Q:What degree should I have where I get to fixing electrical equipment like a Xbox or Playstation?
None, depending on how or where you work. If you work for yourself you don't need any degree at all. You need to be an electronics service engineer. You have to be able to do the job. That's more important than having a piece of paper that says you got good grades and showed up or class. (I would argue this is true for most fields) You can get a degree in electronics engineering at many schools. It would be very helpful to find work at a company specializing in service of these things. Nobody repairs cell phones, it just isn't worth doing.
Q:school video help on electrical safety?
1. Don't overload receptacles with too many plugs. 2. Don't cut up extension cords to make them work on equipment they shouldn't. (for example - Don't cut a standard extension cord plug end off, and splice it with a printer power cord, if the plug end of the printer is still good, but the wire is bad. - The cable you splice may not be rated high enough to handle the amperage of the printer) 3. Make sure electrical items aren't in areas they can get wet - A leaky roof, dripping onto a light fixture. 4. Don't run power cords across the path of forklifts, or other vehicles unless they are rated to be able to withstand that kind of traffic. 5. Make sure a qualified electrician does electrical installations - Things can get wired incorrectly and short out, spark, or catch fire if wired wrong. 6. Always use wire nuts, and/or electrical (rubber) tape when applicable when connecting wires together - this prevents loose connections, and prevents arcing or sparks from the live wires touching metal objects or each other. 7. When digging in the ground more than 12 deep, make sure you call the electric and gas companies first - Usually electrical and gas lines (water lines sometimes too) are about 18 below the surface. If you cut or break these, you can potentially be killed if you come in contact with the electrical lines, because the voltage outside of your home or building is considerably higher than the voltage wired indoors. Hope these help!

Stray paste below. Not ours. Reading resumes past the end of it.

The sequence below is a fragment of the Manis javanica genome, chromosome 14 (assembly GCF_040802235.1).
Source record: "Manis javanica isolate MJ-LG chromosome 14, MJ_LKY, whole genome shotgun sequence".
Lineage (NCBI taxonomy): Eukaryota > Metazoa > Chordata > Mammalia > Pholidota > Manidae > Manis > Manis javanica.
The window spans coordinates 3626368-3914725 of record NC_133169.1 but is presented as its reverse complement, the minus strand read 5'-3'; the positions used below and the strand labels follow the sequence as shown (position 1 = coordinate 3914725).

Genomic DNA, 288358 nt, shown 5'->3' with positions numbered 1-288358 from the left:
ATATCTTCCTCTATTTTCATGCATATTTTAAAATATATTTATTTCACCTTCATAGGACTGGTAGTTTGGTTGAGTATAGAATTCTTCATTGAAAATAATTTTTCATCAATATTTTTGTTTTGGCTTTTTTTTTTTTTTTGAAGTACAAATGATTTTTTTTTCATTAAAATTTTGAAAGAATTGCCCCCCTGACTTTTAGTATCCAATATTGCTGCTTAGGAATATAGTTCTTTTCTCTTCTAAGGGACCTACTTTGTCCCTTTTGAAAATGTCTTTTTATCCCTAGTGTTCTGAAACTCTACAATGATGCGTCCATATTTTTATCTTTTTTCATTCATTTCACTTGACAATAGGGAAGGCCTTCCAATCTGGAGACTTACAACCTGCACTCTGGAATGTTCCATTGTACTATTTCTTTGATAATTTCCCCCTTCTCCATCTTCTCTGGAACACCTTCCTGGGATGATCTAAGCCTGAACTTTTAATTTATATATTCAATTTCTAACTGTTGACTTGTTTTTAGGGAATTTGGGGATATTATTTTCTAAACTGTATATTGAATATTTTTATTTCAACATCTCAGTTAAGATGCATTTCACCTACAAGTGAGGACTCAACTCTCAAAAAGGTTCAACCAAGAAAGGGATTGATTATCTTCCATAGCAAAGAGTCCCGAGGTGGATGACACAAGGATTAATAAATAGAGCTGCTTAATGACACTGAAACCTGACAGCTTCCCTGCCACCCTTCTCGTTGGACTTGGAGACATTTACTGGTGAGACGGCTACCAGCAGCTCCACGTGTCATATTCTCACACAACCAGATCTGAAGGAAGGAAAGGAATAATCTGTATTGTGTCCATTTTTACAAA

Q:What does an electrical engineer do?
Engineering is all pretty much the same, regardless of what one builds. Consider mechanical engineering. One can either build cars or fix cars. Being able to design engines takes a master's degree at least. Fixing cars can be something done with a trade school Associates degree. This is basically the difference between electricians and electrical engineers. Obviously there are many more jobs for the electricians. There is commercial contracting or residential service or any combination of the two. Of course, you will spend your career wiring circuit breakers and very little else. To get an idea of what an actual electrical design engineer does, take apart anything electrical. All those little chips are entire circuit boards. The little metal legs are power inputs and signal inputs/outputs. Larger circuits are built up from the chips. One has to be able to read the data sheet on the chip and then be able to build a circuit around it. This is far more complicated than replacing blown fuses and explains why design engineers need masters degrees or (preferably) PHD's. If you like building things and are comitted enough to endure the many semesters of math and physics required (besides the electrical engineering itself) then design engineering is going to be both enjoyable and very profitable. Of course, becomming a technician first and then furthering one's education is another route to becomming an actual designer. Remember, besides science, economics is also an issue and education is incredibly expensive in America because people refuse to fund affordable public education with tax increases.